As a kid, I would wake up each morning and watch Pokémon on Kids’ WB before heading off to school. Pokémon was my favorite show, my favorite game, my favorite conversation topic, my favorite everything. What was known as “Pokémania” had taken over the world and at the time, Pokemon seemed like a fad that people would soon grow out of.
Fast forward to 2016, the 20th anniversary of Pokémon Red & Blue, and Pokémania has returned. Madness ensued when Pokémon GO launched on mobile platforms over the summer. And although its reign was brief, it held the world captive, and people everywhere flooded the streets to catch ‘em all.
And now, just in time to distract us from the fallout of the 2016 election, comes Pokémon Sun & Moon, the seventh generation of Pokémon that sets out to shake up the decades old formula. As is tradition with main-line Pokémon games, Sun & Moon feature brand new monsters to battle or trade and a new land to explore.
What makes these new games different is the setting itself. The Alola region, modeled after Hawaii, doesn’t have gyms or gym leaders. Instead it features a culture all its own, deepening the lore of the Pokémon world in the process. The focus on Alolan culture and the islands’ inhabitants places the focus of Sun & Moon on the story, a traditionally overlooked aspect of the previous games.
The games strings players along a mostly linear path, with human companions who you follow every step of the way. You get to a new city and the over-eager Hau wants to check out ruins, and the pacifistic Lillie wants to shop. This formula should sound familiar to anyone who was (or still is, no shame) a fan of the show. And that’s exactly what playing Sun & Moon is like! Each “mission” feels different from the last and like any good episode of the show it doesn’t always involve heated trainer battles. One minute you’re learning about status effects and the next you’re helping a farmer with his berries.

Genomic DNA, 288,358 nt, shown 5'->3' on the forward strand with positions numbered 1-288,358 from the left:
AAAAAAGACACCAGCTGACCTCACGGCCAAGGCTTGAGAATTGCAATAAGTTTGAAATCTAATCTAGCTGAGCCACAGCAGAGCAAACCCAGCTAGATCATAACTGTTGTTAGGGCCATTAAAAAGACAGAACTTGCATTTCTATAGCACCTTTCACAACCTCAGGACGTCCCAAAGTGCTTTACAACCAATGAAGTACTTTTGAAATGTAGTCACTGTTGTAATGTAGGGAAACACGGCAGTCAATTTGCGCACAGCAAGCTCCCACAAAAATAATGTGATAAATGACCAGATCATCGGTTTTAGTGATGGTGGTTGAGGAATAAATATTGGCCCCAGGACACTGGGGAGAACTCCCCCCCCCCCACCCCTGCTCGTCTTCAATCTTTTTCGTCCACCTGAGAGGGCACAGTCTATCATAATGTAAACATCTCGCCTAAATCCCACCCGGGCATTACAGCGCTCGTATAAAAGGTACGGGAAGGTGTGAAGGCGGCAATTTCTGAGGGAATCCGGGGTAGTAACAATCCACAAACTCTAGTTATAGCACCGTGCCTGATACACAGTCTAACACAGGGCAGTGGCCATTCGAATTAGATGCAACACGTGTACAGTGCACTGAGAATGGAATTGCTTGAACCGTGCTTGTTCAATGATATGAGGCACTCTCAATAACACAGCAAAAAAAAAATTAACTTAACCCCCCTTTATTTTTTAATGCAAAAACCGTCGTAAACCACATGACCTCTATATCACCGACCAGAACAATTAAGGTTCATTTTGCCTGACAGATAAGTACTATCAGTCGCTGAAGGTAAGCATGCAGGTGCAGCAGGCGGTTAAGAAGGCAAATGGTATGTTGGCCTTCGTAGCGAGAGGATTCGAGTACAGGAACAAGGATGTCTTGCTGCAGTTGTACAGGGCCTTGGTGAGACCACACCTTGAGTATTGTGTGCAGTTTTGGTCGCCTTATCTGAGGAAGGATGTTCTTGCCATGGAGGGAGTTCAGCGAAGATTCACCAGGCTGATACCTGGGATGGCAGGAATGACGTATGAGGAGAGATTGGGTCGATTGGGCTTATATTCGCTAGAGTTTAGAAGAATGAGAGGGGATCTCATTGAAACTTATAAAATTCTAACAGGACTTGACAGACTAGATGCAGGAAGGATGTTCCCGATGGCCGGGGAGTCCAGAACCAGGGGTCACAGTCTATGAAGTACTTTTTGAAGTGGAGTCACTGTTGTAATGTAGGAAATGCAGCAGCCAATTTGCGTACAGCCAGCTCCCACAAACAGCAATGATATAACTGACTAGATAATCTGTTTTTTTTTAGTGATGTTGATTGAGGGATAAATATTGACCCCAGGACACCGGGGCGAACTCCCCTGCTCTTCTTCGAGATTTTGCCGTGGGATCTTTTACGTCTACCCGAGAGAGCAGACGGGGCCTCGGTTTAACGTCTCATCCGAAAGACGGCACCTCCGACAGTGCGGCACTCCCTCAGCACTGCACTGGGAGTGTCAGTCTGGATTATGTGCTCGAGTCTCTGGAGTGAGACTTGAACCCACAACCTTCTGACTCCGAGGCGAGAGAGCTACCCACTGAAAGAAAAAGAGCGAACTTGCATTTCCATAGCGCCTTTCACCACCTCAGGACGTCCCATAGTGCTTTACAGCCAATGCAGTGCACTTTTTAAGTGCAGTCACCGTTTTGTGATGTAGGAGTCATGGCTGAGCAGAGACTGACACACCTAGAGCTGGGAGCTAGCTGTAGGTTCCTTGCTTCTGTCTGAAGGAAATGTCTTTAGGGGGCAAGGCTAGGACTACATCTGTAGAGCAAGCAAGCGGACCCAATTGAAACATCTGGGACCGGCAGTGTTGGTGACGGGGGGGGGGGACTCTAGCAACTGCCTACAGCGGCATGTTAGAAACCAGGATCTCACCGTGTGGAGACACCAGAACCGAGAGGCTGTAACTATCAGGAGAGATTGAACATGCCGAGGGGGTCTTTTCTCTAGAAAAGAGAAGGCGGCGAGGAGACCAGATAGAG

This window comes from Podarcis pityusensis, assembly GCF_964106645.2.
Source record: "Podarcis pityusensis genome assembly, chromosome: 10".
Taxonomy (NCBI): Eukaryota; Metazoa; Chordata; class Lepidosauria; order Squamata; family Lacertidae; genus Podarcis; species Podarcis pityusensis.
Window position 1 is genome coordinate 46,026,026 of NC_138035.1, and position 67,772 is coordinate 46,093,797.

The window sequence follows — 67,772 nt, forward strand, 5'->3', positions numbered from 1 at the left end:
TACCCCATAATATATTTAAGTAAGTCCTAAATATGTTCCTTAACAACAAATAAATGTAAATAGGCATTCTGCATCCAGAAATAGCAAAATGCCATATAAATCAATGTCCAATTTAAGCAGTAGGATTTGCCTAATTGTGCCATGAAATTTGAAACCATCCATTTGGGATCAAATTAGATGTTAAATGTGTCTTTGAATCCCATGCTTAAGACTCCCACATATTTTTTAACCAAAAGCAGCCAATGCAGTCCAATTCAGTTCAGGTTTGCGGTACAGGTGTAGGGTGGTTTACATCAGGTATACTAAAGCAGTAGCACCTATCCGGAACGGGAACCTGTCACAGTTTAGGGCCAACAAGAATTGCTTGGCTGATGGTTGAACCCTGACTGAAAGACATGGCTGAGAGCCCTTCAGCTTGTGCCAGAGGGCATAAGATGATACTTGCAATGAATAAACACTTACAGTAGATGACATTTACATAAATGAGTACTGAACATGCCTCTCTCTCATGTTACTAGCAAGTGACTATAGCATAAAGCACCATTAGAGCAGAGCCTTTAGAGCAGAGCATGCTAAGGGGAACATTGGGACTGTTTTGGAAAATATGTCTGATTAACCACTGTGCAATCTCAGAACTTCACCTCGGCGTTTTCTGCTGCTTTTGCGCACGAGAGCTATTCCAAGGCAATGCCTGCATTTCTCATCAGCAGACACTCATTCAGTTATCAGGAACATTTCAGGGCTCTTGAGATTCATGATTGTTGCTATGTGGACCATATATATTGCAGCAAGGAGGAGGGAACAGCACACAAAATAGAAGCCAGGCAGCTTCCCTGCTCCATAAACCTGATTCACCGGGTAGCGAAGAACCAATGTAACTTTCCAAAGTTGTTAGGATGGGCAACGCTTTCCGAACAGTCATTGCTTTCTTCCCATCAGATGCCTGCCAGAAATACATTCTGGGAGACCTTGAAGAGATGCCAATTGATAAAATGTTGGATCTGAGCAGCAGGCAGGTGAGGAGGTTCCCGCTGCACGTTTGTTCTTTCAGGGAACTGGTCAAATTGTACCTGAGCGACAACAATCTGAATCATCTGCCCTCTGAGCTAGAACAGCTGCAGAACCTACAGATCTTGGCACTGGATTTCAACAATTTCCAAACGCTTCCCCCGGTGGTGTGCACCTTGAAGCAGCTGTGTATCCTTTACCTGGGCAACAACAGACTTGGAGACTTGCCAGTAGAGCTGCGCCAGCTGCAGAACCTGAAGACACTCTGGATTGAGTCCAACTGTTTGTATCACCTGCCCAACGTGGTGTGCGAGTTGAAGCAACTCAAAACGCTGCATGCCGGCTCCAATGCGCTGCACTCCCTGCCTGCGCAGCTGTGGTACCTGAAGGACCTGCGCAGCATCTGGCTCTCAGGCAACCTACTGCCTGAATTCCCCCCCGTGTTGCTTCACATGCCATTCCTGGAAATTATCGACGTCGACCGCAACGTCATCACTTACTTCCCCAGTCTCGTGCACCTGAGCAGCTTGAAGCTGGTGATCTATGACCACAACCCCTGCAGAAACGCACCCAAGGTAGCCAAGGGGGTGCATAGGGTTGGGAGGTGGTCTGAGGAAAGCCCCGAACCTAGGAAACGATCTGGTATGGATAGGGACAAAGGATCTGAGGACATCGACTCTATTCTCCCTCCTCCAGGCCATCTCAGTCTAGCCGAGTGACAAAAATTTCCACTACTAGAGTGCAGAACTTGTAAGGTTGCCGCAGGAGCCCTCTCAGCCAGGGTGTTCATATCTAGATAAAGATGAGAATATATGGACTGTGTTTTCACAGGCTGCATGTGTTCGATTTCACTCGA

Each vignette shows players what life is like in the unique Alola region. While there is a surrogate for gym battles, the formal Pokémon League isn’t yet an entity on the islands. What you have instead are trials, led by captains and Kahunas. The key word here is “led”, these folks are your friends and want you to succeed, and the time you spend on each island is guided by them.
Admittedly, I’m not that far into Sun. I’ve logged about 6 hours and just reached the second of four islands at the time of writing this. But, I can already tell that Sun & Moon are an important step forward for the series. I can’t wait to see what secrets awaits me in Alola and beyond.